Kiwifruit continues to be the leading light for New Zealand’s horticulture export sector, which delivered a record performance over the year ending 30 June 2019.
According to latest edition of Fresh Facts, published annually by Plant & Food Research and Horticulture New Zealand, the total value of the New Zealand horticulture industry reached NZ$9.5bn over the 12 month period. Exports sales reached a record $6.2bn, an increase of NZ$720m from the previous year.
Kiwifruit continues to be New Zealand’s largest fresh fruit export, valued at NZ$2.3bn in 2019. Over 545,000 tonnes of New Zealand-grown kiwifruit were exported last season, two thirds of this to Asian countries. Apples were the second largest fresh fruit export, generating NZ$829m in sales over the year-long period.
Vegetable exports were spearheaded by onions, which had an export value of NZ$170.3m in 2019, more than half of which was supplied to European markets. Potato exports came in at NZ$129.4m, although most of this was destined for processing for the Australian market.
New Zealand horticultural products were exported to 130 countries in 2019. The top five markets were Continental Europe, Australia, the US, China and Japan. Exports to the combined Asian region accounted for NZ$2.6bn, 42 per cent of the overall total.
“A reputation for high quality fruits and vegetables produced using environmentally sustainable practices, in addition to well established trade routes, are vital for the New Zealand horticulture industry,” said David Hughes, chief executive of Plant & Food Research. “Innovation – in the form of new varieties and constantly improved production systems – will ensure New Zealand’s success into the future.”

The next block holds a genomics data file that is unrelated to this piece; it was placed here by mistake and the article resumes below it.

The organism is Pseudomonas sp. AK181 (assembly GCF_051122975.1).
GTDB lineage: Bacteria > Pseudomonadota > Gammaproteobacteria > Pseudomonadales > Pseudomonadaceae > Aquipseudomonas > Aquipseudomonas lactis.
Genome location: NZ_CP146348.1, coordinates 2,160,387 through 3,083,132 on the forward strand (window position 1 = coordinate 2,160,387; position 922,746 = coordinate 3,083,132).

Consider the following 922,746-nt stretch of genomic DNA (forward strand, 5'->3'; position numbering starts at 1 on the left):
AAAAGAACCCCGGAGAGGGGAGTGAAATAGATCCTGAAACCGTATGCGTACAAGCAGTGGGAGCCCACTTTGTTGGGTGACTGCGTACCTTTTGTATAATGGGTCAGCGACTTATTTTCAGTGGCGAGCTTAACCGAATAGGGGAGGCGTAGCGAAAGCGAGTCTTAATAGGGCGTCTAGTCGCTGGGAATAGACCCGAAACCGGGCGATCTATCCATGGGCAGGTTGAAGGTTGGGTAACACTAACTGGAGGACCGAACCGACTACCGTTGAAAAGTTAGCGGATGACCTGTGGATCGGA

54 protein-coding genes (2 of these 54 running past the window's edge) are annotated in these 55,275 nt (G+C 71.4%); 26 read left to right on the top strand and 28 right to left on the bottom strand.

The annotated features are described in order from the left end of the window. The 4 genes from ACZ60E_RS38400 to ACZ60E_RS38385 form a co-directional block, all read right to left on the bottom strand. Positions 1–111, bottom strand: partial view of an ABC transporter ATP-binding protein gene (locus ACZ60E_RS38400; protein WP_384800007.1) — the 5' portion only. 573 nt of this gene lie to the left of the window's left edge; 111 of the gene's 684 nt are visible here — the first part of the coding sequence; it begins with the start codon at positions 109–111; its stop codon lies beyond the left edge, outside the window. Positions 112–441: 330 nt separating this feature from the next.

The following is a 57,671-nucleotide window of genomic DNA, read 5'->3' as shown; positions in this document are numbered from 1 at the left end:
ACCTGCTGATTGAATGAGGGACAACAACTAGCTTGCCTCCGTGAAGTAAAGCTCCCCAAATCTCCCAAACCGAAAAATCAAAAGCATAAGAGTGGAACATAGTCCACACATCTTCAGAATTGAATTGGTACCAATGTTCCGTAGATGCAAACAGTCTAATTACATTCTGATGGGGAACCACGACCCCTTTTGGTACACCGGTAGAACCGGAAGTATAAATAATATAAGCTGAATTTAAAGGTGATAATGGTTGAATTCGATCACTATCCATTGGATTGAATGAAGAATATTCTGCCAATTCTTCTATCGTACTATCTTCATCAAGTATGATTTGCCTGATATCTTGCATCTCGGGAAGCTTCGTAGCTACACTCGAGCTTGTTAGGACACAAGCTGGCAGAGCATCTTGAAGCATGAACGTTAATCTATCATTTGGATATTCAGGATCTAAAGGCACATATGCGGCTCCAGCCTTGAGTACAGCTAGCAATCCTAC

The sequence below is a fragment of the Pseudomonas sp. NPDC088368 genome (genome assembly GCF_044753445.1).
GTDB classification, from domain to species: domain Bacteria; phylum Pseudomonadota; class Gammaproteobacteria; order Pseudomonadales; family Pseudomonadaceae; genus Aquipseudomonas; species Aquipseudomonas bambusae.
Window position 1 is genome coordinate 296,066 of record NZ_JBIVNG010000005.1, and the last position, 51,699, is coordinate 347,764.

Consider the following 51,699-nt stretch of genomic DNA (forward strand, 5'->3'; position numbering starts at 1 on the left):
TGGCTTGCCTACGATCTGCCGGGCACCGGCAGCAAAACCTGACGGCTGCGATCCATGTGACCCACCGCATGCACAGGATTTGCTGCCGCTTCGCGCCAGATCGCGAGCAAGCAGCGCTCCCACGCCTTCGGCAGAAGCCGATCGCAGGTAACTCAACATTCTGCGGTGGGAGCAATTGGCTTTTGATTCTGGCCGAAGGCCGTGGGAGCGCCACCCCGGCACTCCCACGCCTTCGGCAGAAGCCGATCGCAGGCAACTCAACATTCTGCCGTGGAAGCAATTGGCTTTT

Mike Chapman, chief executive of Horticulture New Zealand, was positive about the outlook for the industry.
“The horticulture industry experienced another year of substantial growth in 2019, thanks to the innovation and expertise of our growers and exporters,” Chapman explained. “It is this innovation and expertise that will enable our industry to adapt successfully to the challenges that Covid-19 is bringing. At the same time, Covid-19 will offer our industry opportunities, particularly in terms of likely increased export demand for our fresh, healthy produce.
“With that in mind, I remain positive about the future prosperity of our industry on the basis that container supply, regular shipping and markets remain open to our produce. The re-opening of restaurants in New Zealand and in our overseas markets is needed to ensure that we have all outlets that use our produce open and operating.”